A link round up

Inspired by the Link Round-ups over at Autostraddle dot com, I decided I should do one for my own blog. I read a lot, I look up things a lot, I research a lot, and usually if I want to know more I leave the tab open in my browser to come back to – not a good use of memory on my computer, but you know what it gets the job done.

Unruly heart of mine

This section is the gay section, it’s news articles, it’s book reviews, it’s history. Being queer is a stupidly large part of my life, so I like reading about it. A lot.

1. When Gay meant happy

This post is technically a book review, but really it’s so much more. It’s full of warmth and community and support and the knowledge that the world used to view sexuality and romance very differently. As someone who has a really hard line of distinction between these two feelings, something in my heart sings so loudly when reading people talk about it. Let’s talk about the difference between love and sex and where they intersect and all in between.

Part of what the post talks about is how discovering queer history is super hard because of the lack of language. It pits us against each other. English teachers swear up and down that Shakespeare wrote from characters perspectives, and using ‘he’ pronouns in his sonnets doesn’t mean he was gay. Sure. Fine. Maybe that’s true. But also, maybe it’s not? Maybe he used ‘he’ pronouns because it was in love with a man and wanted to talk about it. That doesn’t mean that he slept with men, but it also doesn’t mean he did. It’s both none of our business and all of our business! I want to know! We’re so desperate to see ourselves in history and in the world of “The Greats” that we’re choking on a dripping faucet.

Maybe it doesn’t matter if our literary heroes were gay or not, but seeing queer people in our history reminds us that we’re not alone. And parsing the language that they used to talk about it is one step on the road to understanding them more.

The article is largely about When Brooklyn Was Queer by Hugh Ryan. I have yet to read this book but now I want to, and maybe you should too.

2. Our Voices Should be Heard

If you don’t know StoryCorp, you really should. It’s this great collection of real life stories told by real people for the benefit of everyone. Right now they have a particular call out for stories from LGBT+ people who were born before the Stonewall Riots. It’s called Stonewall Outloud. My girlfriend gets tearful every time she meets one of our elders. So much of our community has been put through so much. We’ve suffered and hurt and some of it is wild to even imagine. We need to hear their stories – maybe it’s your story, maybe it’s the story of someone you love, maybe it’s a story yet to be discovered. I don’t know a lot of things, but one thing I do know is that we need to talk about it. We always need to talk about it. It’s healing and it’s helpful. We need to know where we came from. Click the link above to find out more and about whose story you can help uncover.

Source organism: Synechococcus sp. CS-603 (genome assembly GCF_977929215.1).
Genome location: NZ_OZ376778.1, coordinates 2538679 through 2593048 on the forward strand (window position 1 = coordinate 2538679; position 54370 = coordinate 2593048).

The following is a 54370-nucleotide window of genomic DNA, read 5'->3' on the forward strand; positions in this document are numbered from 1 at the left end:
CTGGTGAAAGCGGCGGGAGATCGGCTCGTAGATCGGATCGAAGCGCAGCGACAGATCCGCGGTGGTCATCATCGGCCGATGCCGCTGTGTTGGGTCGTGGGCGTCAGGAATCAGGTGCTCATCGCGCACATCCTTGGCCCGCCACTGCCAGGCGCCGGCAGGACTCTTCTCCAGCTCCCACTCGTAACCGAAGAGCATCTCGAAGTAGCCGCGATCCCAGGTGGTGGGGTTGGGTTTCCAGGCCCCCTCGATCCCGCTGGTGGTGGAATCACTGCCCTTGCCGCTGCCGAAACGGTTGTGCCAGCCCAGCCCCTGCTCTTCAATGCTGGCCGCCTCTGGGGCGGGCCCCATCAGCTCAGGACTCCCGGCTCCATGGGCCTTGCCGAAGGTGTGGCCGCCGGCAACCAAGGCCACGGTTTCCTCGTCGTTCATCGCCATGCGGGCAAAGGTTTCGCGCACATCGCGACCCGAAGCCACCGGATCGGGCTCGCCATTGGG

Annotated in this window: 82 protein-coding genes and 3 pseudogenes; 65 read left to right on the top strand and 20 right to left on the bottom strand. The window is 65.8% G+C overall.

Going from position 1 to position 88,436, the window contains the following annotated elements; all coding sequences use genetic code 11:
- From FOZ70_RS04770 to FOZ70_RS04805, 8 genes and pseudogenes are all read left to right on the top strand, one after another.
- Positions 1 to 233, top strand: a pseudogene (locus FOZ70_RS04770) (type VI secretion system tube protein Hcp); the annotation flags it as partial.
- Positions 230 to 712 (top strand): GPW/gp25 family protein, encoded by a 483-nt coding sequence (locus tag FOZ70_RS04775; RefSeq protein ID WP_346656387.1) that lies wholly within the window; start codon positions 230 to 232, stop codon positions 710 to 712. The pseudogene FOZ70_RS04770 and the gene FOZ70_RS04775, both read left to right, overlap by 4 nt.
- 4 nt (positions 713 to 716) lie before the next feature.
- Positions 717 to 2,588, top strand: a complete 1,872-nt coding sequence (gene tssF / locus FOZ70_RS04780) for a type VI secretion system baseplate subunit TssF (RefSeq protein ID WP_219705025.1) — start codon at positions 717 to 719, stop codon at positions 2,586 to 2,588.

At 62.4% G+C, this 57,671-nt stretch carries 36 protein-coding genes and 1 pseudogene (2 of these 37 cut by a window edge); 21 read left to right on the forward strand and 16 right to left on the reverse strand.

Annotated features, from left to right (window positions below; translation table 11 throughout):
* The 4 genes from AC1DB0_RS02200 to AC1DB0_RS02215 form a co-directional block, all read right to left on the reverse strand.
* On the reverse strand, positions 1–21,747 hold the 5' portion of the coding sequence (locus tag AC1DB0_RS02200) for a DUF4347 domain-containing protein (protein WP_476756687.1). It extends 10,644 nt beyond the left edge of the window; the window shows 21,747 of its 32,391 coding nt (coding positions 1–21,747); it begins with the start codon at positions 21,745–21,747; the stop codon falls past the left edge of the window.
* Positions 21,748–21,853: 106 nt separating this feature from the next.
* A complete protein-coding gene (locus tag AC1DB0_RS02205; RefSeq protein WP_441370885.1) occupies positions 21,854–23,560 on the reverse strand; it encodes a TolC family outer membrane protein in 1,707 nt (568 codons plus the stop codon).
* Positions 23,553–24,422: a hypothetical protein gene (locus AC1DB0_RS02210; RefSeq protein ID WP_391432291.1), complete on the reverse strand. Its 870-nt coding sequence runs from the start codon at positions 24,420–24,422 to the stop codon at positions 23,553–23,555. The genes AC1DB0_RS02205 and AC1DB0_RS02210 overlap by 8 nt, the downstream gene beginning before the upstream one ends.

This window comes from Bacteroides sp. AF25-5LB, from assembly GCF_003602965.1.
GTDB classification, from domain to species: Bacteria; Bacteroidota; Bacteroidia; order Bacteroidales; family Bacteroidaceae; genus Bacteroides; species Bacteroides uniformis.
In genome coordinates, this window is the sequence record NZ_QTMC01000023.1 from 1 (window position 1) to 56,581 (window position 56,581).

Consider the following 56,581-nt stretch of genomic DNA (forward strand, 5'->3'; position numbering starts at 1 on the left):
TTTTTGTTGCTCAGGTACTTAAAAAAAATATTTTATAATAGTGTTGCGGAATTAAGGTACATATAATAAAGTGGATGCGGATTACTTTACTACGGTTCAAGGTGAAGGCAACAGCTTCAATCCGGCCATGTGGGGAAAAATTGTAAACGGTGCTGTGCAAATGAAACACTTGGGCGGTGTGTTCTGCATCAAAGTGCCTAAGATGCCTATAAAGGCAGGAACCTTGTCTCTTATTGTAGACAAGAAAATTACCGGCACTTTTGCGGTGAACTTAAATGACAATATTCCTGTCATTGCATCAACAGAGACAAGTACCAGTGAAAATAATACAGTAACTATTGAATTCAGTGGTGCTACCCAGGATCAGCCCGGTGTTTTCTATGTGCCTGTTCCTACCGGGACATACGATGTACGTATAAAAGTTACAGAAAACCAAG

3. The Gay First Lady

We’ve all known that Eleanor Roosevelt was one of us for a while right? Well this article (published last year so yes I’m late to the party) does a lovely little job of summing up her lesbian-ness (or at least a good review of a book that sums up her lesbian-ness (we’re getting really meta here)). As someone who just eats up stories about our founding queers I thought I would share this all with you.

Technology for Humans

This is the nerdy section (couldn’t be QueerAndNerdy without the queer and then the nerdy now could it?). This is where I let my Geek flag fly. It’s about tech guys, sometimes it’s also about math, but right now it’s about AI and data.

4. Humans still have value

My girlfriend sent me this article today just as I was finishing up this post and it was so good I couldn’t not include it. Obviously, its from Wired, so it doesn’t need my help boosting it, but as someone who has been fascinating by the world of data and innovation for a while, I found this article both pleasing and rousing. Also I’m a bit AO3 user and so my heart goes out to the whole community.